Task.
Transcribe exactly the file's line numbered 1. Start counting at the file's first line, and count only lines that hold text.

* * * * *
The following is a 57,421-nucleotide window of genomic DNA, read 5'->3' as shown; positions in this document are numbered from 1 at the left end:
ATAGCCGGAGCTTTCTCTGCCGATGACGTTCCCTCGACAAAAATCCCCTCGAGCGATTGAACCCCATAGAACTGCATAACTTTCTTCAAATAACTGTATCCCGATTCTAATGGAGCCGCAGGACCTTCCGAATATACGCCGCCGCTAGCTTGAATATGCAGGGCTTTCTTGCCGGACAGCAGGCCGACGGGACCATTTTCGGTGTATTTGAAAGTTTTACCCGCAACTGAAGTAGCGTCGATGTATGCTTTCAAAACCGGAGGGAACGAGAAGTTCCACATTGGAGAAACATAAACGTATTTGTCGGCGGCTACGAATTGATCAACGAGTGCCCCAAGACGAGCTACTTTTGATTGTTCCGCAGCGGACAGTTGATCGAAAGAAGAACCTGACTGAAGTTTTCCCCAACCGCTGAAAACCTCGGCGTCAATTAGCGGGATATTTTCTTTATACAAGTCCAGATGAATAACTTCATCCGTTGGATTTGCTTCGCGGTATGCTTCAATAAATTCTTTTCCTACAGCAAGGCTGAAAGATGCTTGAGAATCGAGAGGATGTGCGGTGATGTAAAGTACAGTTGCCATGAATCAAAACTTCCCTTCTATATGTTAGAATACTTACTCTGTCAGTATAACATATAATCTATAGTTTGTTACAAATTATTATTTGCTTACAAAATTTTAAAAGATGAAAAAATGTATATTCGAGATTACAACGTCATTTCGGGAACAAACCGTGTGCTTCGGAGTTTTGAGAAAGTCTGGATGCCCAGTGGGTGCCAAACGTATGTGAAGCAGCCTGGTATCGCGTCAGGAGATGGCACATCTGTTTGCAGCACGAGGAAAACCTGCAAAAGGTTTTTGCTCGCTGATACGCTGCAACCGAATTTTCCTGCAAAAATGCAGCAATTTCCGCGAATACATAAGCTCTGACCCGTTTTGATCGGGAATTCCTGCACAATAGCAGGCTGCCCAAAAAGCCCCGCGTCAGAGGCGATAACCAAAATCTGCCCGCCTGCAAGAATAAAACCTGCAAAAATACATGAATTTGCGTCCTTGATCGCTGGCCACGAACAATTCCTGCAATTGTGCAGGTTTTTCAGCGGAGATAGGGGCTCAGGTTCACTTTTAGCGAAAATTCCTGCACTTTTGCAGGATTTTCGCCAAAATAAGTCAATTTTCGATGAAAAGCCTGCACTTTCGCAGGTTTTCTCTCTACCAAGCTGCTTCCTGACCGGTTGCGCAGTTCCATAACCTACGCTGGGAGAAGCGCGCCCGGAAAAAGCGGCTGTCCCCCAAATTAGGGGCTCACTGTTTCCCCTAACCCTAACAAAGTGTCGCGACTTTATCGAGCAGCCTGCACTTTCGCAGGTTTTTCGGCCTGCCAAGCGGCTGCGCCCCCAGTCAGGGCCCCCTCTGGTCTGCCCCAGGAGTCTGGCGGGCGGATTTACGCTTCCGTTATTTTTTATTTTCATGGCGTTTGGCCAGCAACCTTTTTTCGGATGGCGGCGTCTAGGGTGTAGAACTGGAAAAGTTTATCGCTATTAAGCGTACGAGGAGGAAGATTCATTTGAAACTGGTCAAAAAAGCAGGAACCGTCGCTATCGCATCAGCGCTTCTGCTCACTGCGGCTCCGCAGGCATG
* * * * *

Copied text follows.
The following is a 57,421-nucleotide window of genomic DNA, read 5'->3' as shown; positions in this document are numbered from 1 at the left end: